Body Awareness

The new year has come, and for many people it has come with wonderful new goals. Whether your sights are set on dropping 5 pounds or running 5 marathons, there is one super-effective tool that you can use to help make sure you reach your goal; Body Awareness. This article will define body awareness (as a concept and as a skill or tool), discuss common obstacles to integrating body awareness in different aspects of life, and highlight methods for improving integration and refining the skill. It may sound like a small thing in the big mess of important things (like nutrition, muscle confusion, stretching, warm-up/cool-down, etc.) but, in my experience, clients that have a regular Body Awareness practice prevent more injuries, suffer less pain and stiffness, and ultimately recover faster and perform better.

 

Definition

The term body awareness means slightly different things to different people, but the definition typically has many common factors. In a recent study, a focus group composed of a spectrum of different types of mind-body therapists described this vital tool:

“…body awareness is an inseparable aspect of embodied self awareness realized in action and interaction with the environment and world.

This study sought to foster greater clinical understanding of the concept of body awareness by asking experts in to articulate the place and function of body awareness in relation to reaching desired health outcomes within a variety of mind-body approaches.  I’d like to highlight what I think are some real gems among the findings. First, a great description of the skill of body awareness:

“A central skill… is the ability to notice sensations, thoughts and feelings as they occur in their actual immediacy.”

The second key finding is one that I have experienced in my own practice, and is the reason I am passionate about fostering body awareness with all of our clients:

“All of the healing approaches have in common that they are practices, and, for the practice to be effective therapeutically, it has to be learned by the patient. This learning requires training and repetition.”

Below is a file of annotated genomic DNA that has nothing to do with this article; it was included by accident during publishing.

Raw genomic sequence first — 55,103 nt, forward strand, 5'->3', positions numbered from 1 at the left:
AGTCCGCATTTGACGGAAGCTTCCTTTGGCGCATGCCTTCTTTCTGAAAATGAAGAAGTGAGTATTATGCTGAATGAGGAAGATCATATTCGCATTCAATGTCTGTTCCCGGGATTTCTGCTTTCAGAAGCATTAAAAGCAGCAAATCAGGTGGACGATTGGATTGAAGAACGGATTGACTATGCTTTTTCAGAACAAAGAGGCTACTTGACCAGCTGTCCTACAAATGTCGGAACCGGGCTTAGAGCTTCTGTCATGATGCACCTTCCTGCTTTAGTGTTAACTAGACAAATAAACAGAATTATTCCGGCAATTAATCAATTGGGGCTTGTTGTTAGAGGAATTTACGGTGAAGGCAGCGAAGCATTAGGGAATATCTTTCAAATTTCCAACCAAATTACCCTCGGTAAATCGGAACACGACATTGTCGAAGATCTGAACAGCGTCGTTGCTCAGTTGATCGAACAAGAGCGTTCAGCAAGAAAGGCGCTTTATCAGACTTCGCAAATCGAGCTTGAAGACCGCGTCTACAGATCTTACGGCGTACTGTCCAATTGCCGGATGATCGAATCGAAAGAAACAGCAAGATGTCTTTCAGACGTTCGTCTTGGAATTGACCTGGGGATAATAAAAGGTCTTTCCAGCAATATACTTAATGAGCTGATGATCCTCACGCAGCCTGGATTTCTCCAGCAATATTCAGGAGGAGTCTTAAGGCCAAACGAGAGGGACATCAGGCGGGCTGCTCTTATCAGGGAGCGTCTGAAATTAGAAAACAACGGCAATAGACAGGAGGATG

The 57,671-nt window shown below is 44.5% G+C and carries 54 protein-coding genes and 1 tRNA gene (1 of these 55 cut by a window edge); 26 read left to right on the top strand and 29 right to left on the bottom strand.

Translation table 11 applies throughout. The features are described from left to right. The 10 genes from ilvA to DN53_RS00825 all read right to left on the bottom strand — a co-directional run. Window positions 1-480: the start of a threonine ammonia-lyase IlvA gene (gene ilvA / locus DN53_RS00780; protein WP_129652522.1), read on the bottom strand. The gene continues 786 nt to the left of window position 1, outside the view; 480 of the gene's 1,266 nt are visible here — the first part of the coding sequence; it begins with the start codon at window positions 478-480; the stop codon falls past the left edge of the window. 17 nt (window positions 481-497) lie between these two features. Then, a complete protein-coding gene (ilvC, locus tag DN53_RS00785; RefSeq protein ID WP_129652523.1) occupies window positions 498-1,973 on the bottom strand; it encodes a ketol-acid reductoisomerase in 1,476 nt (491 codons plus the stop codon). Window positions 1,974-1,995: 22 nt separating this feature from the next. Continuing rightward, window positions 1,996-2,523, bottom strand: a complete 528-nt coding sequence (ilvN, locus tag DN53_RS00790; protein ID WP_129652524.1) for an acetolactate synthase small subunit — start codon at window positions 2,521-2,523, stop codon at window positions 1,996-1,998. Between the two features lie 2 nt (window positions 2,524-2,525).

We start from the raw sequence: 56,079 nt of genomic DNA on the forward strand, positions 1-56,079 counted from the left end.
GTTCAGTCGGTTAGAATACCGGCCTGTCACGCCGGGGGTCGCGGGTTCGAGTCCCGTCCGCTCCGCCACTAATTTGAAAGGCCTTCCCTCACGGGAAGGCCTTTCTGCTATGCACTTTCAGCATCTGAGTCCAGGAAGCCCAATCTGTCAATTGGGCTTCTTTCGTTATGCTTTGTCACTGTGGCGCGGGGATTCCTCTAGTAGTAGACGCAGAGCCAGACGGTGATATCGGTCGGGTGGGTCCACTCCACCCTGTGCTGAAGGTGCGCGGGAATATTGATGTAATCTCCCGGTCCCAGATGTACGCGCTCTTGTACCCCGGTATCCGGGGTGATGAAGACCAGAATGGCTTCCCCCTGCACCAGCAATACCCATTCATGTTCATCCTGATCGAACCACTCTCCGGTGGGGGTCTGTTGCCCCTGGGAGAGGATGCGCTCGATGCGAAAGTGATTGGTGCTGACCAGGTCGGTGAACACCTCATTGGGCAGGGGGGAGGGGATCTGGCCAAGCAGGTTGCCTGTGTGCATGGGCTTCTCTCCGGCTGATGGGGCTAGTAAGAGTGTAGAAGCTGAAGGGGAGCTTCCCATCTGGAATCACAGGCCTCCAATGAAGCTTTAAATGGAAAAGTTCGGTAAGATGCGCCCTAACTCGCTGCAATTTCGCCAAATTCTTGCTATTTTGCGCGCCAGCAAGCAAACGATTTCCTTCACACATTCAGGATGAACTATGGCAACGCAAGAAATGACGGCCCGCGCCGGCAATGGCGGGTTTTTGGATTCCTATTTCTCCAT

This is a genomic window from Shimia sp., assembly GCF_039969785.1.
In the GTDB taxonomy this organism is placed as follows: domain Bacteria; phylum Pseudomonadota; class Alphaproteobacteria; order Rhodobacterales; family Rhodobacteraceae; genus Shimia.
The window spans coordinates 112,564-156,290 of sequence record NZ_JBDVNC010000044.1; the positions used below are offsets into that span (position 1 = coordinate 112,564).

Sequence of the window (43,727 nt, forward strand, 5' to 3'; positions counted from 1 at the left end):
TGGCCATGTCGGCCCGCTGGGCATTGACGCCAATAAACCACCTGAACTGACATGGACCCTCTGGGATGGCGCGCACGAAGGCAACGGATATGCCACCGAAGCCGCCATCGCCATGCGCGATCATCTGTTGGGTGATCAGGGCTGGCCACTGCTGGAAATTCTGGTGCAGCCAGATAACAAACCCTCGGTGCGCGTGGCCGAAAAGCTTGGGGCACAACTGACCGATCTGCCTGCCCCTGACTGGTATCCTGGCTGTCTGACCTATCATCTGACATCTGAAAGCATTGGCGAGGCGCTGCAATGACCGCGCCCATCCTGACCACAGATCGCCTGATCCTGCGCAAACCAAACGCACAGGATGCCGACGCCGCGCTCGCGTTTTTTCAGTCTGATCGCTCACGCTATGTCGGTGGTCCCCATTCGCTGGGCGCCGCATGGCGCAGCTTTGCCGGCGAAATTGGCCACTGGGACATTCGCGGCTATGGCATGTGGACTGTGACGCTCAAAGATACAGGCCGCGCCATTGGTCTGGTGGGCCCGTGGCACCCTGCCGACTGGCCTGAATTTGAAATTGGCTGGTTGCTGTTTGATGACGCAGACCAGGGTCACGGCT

The truth is that most people have some level of body awareness already, whether they recognize it or not. Some of the most common physical sensations we all experience are hunger, thirst, fatigue, and pain. It is these same common sensations that also form a “base-level” body awareness for even the most disembodied people. While there are a number of obstacles involved in being more aware of hunger and thirst, for now let’s focus on fatigue and pain.

 

Recognizing and acting on our body's signals

The primary obstacle anyone must overcome to benefit from awareness of pain or fatigue sensations is the natural tendency to view them only as a nuisance, or something to always be avoided. While it is a good idea to avoid pain when you aren’t already experiencing it, it’s not such a great idea to avoid or ignore it when you are. In fact, any action/inaction in an attempt to ignore or avoid pain you are experiencing is a wasted golden opportunity to sharpen your body awareness and improve your health. Let’s look at two examples to illustrate this point:

1.    You are sitting at your computer for hours, and you begin to feel your eyes straining along with some increasingly uncomfortable stiffness in your neck and shoulders.

At this point if you are obstructed from full awareness of these signals by ignoring them, or perhaps by taking an pain-reliever to avoid them, you may be able to complete your work at the computer, but your body will continue to suffer the effects of the problems that have caused you the pain and fatigue, which may (and often will) lead to increased pain, fatigue, and dysfunction in the future. However, if you instead chose to direct you attention away from your work for just a moment, and tune your mind into the important signals your body is sending, it is highly likely that you would recognize an opportunity to take action to correct the cause of the pain. In this case, a great way to action would be to stand up, walk around for a bit and focus you gaze on things in the distance, and return to work after you’ve given the affected areas time to rest and reset.

2.    You’ve set out on your regular weekend run. Somewhere along the way you notice your pace is off or your gait feels funny. After running just a little longer you begin to feel pain in your dominant leg.